Hormone replacement therapy (HRT) should be the first line treatment for women with low mood in the perimenopause who are not diagnosed with depression, rather than antidepressants.11 Giving continuous oestrogen stabilises fluctuating levels leading to clinical improvement of mood, particularly in women with concomitant vasomotor symptoms.12 Transdermal oestrogen (as a patch or gel) has a better safety profile than oral oestrogen as it does not come with the increased risks of venous thromboembolism,13,14 ischaemic stroke13,14 and gallbladder problems,15 which are associated with the oral route. Therefore, this should be the mode of delivery of choice for the oestrogen for the majority of women. If the woman has a desire to have oral treatment, then these small additional risks should be explained to her. Body identical oestradiol should be prescribed in preference to conjugated equine oestrogens, which are more thrombogenic16 and contain a mixture of different hormones, including equine specific steroids which have unknown properties in humans.17 It is worth noting that oral oestrogen causes increased sex hormone binding globulin, which then binds to circulating testosterone leading to a reduction in biologically active unbound testosterone, which can lead to reduced libido and a negative effect on mood and energy.18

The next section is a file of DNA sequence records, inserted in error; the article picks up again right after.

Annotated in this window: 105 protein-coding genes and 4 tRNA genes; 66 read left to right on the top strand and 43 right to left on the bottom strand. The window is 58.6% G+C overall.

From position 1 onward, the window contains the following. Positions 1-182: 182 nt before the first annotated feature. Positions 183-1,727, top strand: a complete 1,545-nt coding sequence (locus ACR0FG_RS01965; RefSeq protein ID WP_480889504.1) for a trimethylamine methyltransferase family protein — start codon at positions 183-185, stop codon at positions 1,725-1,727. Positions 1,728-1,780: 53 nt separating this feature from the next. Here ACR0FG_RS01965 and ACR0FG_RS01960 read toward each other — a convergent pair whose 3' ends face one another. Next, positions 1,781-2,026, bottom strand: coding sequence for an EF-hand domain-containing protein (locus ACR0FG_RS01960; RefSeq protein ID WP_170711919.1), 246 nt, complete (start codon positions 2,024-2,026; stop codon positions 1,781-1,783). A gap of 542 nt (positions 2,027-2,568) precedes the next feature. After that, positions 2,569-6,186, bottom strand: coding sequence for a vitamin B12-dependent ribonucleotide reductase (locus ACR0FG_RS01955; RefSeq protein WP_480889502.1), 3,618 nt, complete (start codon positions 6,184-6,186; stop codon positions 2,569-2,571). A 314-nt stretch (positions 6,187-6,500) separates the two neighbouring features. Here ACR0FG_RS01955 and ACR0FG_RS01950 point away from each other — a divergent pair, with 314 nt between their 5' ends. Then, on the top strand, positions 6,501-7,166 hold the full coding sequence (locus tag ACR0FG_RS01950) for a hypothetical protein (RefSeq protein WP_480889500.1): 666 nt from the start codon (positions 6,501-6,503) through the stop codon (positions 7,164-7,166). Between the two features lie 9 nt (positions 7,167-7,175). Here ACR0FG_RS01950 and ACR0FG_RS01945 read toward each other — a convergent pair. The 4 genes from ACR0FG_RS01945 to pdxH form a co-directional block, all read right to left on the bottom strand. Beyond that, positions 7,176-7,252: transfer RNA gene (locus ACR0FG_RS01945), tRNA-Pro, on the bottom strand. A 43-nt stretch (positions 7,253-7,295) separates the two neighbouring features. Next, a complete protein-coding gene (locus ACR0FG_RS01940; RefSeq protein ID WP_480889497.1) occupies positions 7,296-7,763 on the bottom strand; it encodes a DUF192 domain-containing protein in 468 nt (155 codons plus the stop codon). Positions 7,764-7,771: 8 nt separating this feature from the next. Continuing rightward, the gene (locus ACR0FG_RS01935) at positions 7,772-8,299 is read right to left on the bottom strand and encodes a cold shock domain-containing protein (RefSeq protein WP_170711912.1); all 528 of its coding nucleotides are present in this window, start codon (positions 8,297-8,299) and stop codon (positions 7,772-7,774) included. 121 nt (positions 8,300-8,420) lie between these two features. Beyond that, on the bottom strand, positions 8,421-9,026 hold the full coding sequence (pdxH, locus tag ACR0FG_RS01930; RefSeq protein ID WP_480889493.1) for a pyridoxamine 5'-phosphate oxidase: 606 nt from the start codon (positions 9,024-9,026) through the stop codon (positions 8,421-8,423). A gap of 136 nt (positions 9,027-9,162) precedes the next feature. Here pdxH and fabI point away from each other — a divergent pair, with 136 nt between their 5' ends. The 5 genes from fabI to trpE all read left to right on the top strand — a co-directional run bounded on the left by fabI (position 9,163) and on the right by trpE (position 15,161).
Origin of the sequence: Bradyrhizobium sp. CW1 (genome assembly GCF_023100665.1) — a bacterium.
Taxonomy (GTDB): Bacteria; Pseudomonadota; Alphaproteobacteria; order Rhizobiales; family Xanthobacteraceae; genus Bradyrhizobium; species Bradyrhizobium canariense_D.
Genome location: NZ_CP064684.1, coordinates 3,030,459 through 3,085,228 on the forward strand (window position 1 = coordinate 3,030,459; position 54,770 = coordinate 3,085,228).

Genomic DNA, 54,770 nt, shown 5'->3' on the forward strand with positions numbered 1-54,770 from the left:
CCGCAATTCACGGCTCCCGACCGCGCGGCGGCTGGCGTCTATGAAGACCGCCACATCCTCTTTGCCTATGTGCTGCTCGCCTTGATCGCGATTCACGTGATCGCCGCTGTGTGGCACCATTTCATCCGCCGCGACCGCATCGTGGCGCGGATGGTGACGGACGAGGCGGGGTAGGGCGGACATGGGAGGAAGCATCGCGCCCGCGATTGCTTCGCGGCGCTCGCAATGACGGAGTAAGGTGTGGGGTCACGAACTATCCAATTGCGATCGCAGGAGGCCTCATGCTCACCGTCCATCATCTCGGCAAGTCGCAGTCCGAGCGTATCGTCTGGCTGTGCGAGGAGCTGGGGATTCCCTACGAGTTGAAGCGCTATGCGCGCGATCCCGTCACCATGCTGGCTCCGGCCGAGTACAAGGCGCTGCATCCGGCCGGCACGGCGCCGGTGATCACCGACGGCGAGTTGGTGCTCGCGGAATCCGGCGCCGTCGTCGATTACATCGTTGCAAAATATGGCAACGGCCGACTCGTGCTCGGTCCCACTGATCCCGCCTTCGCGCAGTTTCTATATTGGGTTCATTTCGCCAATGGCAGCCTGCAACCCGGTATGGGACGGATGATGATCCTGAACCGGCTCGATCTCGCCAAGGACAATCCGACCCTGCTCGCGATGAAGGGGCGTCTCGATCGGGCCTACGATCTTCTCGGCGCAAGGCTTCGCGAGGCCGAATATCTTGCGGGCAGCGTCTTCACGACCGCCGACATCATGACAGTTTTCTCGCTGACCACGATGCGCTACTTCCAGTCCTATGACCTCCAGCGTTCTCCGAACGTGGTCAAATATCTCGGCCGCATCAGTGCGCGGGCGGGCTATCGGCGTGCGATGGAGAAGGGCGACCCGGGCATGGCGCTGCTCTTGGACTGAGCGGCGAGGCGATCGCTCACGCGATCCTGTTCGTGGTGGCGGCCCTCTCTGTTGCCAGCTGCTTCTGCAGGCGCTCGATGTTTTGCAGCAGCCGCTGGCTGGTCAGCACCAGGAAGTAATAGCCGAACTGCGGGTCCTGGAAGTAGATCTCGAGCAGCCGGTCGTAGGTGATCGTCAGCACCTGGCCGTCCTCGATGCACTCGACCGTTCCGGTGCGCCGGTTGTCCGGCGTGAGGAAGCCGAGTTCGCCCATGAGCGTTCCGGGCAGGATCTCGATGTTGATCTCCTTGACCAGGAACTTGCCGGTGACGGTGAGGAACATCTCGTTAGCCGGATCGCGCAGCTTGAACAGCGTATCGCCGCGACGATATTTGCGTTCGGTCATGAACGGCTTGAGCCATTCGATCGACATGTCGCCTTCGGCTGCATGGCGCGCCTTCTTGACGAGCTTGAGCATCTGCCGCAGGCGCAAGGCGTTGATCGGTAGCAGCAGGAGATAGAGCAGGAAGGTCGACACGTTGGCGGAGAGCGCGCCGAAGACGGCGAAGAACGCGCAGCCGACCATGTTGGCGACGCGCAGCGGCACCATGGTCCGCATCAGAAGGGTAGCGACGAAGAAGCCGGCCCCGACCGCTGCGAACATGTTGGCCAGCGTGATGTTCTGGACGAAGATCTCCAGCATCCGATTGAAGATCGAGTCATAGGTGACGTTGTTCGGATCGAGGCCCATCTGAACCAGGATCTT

If the woman has a uterus, then a progestogen is required to provide endometrial protection. Synthetic progestogens (e.g. norethisterone, norgestrel, levonorgestrel, medroyxprogesterone acetate and drospirenone) are reported to be associated with the development of low mood in some women, but body identical micronised progesterone is usually well tolerated with a lesser effect on mood.19 It also comes with no increased risk of breast cancer for the first five years of use,20 whereas synthetic progestogens have been shown to confer a small increased risk of breast cancer.21,22 In addition, micronised progesterone has a safer cardiovascular and thromboembolic profile than synthetic progestogens.23 Therefore, it makes sense to use micronised progesterone as the progestogen of choice. Currently the only preparation of micronised progesterone available in the UK is Utrogestan®, which can be used orally or vaginally (unlicensed use).24 Patient preference and ability to comply with the HRT in two components should be considered, as combined products, e.g. combined patches, are currently only available with a synthetic progestogen component.